Thoroughly modern Bruce
Springsteen's Rising, with a lift from Atlanta's Brendan O'BrienWednesday August 7, 2002 12:04 am EDT
The Boss is no Santana. Springsteen never veered that far from the hearts and minds of music fans — and the decision to pair his meat-and-potatoes sound with a modern-rock studio guru like Atlanta's Brendan O'Brien (Pearl Jam, Rage Against the Machine) doesn't quite constitute the full-scale revamp/update Carlos got a few years back. Still, that's essentially the dynamic that brought Bruce to the ATL — which, after all, ain't Asbury Park, or any other burg remotely on the Boss' road map — to record at Southern Tracks studio: legend; past his prime; still has the goods; needs contemporary sheen to regain the glory.
But there's a paradox at play that made O'Brien's work on The Rising all the more tricky. In order to reach a mass audience, one supposes, Bruce needs a sound to compete with the Papa Roaches and Eminems. But what the public most needs now is for Bruce to just be Bruce. After all, he's the guy best positioned to soothe the wounds of 9-11 with his ointment l one part hard truth, three parts all-American hopefaith&dreams.
So what's a superstar knob-twiddler to do? With The Rising now out there for the healing, it's clear O'Brien has walked that tightrope deftly.
Most tracks on The Rising offer some barely shrouded perspective on 9-11 — from the heroes, the perpetrators and, mostly, the loved ones left behind — and those songs that don't fit in directly at least don't get in the way. It's an album of simple songs, like all Springsteen albums have been since he began self-editing his beat-poetry in the late '70s. More than that, the record makes little attempt to sound like anything other than the comfort food Bruce knows his audience wants from him — and that, post-9-11, he probably feels duty-bound to deliver.
Songs tend to either echo his own classic sounds — "Mary's Place" even lets loose his first "Rosalita"-style workout since who-knows-when — or take shelter in classic soul ("Let's Be Friends," "My City of Ruins"), or bask in more rootsy touches (fiddles, slide guitar) than we've heard from the E Street Band.
Through it all, O'Brien's hand can be heard in subtle but important ways — for example, on the album's most stirring track, "Into the Fire." Its opening, dressed up in Nils Lofgren's dobro and acoustic slide, is anything but modern. But, chugging alongside the guitar is a syncopated drum shuffle juiced up to vaguely resemble a trip-hop beat. That is, Max Weinberg's real drums made to sound like fake drums trying to sound like real drums. (Twenty years later, Springsteen discovers postmodernism!)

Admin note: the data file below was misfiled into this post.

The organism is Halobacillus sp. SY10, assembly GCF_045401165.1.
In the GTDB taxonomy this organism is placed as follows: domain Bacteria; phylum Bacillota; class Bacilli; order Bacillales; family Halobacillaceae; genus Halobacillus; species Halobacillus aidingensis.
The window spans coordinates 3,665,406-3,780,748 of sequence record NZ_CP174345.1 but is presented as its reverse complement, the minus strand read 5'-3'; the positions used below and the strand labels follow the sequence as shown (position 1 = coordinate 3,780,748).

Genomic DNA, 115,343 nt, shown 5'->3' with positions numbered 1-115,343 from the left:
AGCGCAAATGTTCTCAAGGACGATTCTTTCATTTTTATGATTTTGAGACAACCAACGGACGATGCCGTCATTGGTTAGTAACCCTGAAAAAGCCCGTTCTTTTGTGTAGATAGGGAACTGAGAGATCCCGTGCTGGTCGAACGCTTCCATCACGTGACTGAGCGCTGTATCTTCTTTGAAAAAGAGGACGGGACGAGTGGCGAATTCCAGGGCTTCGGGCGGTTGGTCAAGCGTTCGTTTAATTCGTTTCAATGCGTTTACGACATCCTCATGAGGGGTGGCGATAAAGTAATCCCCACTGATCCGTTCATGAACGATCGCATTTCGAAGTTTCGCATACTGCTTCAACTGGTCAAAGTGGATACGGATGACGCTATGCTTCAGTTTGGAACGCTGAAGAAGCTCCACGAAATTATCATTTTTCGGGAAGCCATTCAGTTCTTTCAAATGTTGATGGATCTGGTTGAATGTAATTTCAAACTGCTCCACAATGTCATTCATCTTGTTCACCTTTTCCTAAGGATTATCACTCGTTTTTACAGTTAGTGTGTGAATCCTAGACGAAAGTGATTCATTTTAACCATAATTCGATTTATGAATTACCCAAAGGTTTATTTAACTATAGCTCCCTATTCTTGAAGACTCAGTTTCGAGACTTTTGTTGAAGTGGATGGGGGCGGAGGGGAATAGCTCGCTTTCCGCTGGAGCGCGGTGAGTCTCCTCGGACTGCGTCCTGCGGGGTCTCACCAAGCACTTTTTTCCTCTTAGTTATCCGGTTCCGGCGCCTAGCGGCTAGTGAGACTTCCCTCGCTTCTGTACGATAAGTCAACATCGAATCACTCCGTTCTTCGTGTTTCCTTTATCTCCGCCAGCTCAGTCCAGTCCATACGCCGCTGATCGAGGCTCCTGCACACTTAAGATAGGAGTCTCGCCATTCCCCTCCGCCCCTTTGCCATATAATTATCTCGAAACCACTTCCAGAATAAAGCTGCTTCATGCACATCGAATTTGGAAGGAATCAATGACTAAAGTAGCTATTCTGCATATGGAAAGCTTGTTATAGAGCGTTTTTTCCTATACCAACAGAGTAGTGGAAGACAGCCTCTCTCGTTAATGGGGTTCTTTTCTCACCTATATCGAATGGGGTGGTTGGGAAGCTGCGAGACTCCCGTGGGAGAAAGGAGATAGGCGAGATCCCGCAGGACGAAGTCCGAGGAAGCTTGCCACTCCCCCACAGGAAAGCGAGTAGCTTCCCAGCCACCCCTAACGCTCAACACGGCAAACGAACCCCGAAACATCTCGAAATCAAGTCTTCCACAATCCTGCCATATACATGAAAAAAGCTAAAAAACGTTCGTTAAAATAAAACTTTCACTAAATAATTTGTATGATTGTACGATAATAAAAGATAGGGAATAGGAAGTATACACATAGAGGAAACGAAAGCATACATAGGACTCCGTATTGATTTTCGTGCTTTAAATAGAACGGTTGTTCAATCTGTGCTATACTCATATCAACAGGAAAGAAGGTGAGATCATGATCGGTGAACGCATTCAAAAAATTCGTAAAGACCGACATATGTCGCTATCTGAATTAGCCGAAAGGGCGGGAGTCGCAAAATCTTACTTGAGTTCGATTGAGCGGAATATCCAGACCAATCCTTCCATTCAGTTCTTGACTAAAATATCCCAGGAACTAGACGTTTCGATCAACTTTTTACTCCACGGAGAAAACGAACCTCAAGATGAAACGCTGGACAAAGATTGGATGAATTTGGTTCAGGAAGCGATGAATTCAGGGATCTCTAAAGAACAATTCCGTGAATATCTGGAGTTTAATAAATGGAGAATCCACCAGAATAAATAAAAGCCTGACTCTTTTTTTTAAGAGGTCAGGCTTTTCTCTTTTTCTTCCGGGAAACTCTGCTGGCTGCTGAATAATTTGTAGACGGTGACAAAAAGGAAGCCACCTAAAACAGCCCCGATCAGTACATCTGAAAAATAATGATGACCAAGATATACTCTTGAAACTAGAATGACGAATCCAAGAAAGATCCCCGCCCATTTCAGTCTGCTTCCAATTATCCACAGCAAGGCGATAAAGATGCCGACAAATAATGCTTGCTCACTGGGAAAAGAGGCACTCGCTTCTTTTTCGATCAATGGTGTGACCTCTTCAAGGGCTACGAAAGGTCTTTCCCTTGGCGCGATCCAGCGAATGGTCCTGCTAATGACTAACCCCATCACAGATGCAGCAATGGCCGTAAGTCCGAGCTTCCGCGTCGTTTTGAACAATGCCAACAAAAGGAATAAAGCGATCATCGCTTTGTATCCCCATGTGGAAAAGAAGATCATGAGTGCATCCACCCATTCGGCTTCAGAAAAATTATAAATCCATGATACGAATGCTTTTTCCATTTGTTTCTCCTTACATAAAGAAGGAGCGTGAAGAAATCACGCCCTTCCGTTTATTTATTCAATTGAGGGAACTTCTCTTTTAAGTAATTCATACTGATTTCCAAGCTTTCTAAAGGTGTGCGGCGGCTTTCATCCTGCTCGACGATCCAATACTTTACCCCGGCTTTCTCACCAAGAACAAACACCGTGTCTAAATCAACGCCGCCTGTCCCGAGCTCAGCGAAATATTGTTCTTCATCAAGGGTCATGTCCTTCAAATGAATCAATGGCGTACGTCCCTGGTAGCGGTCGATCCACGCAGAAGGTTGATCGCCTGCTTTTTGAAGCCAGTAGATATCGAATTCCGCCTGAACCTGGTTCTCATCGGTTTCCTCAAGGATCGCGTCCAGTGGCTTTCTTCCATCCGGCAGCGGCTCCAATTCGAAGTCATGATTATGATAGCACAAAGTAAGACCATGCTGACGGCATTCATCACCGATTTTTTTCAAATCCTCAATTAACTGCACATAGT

"Into the Fire"'s drum production is just a detail, but these days, such ridiculous hair splitting l e.g., the amount of echo on a snare l is what can separate commercial-radio readiness from airwave exile. And exile would be a shame, because "Into the Fire" is the kind of gem that appeals to the teary sap in us all; but it's also smartly written — with its mournful conflation of fire as passion and destruction, love and loss. It's a gospel prayer, one ostensibly delivered by the lover of a rescue worker who never returned, and if the National Fallen Firefighters Foundation doesn't adopt it as their theme song, that's their loss.
Here, and elsewhere, O'Brien shows surprising restraint with the production. God bless the local boy, but after all, he's the guy who shoulders a nice chunk of the blame for shaping the caveman sludge that passes for modern rock these days. Thankfully, Little Stevie's guitars have not gotten all Stone-Temple-Piloted on us. At worse, it's possible to hear O'Brien's impulse to fill empty soundspaces in The Rising's lush, string orchestrations (featuring, among others, ASO cellist/ conductor Jere Flint). And, since the strings on songs like "Lonesome Day" and "Waitin' On a Sunny Day" generally take the place of those cheesy synths that infected Born in the U.S.A.-era Springsteen, they're quite welcome here.
As for The Rising's most jarring stylistic development — "Worlds Apart"'s qawwali interjections by Pakistani vocalist Asif Ali Khan and his group — it's not clear O'Brien had anything to do with that one l at least not unless he was channeling Sting through his studio headphones that day. Even here, though, the expansion of Springsteen's sonic vocabulary doesn't prevent the song from being recognizably Bruce. In fact, the song's phrasing, chord structure and "li-li-li" musings are typical Springsteen — and having them adorned in Eastern garb only proves the worlds may not be very far apart after all.
Such is the power of American cultural forces. Like Elvis, whose character can be bent in all sorts of ridiculous directions without losing its essential Elvisness, so too can Bruce swallow outside elements with nary a dent in the Fender. If there's room for the qawwali Bruce, then certainly there's room for the orchestrated, trip-hop Bruce. And while Brendan O'Brien can add sugar to the potion, he can't easily dilute its potency.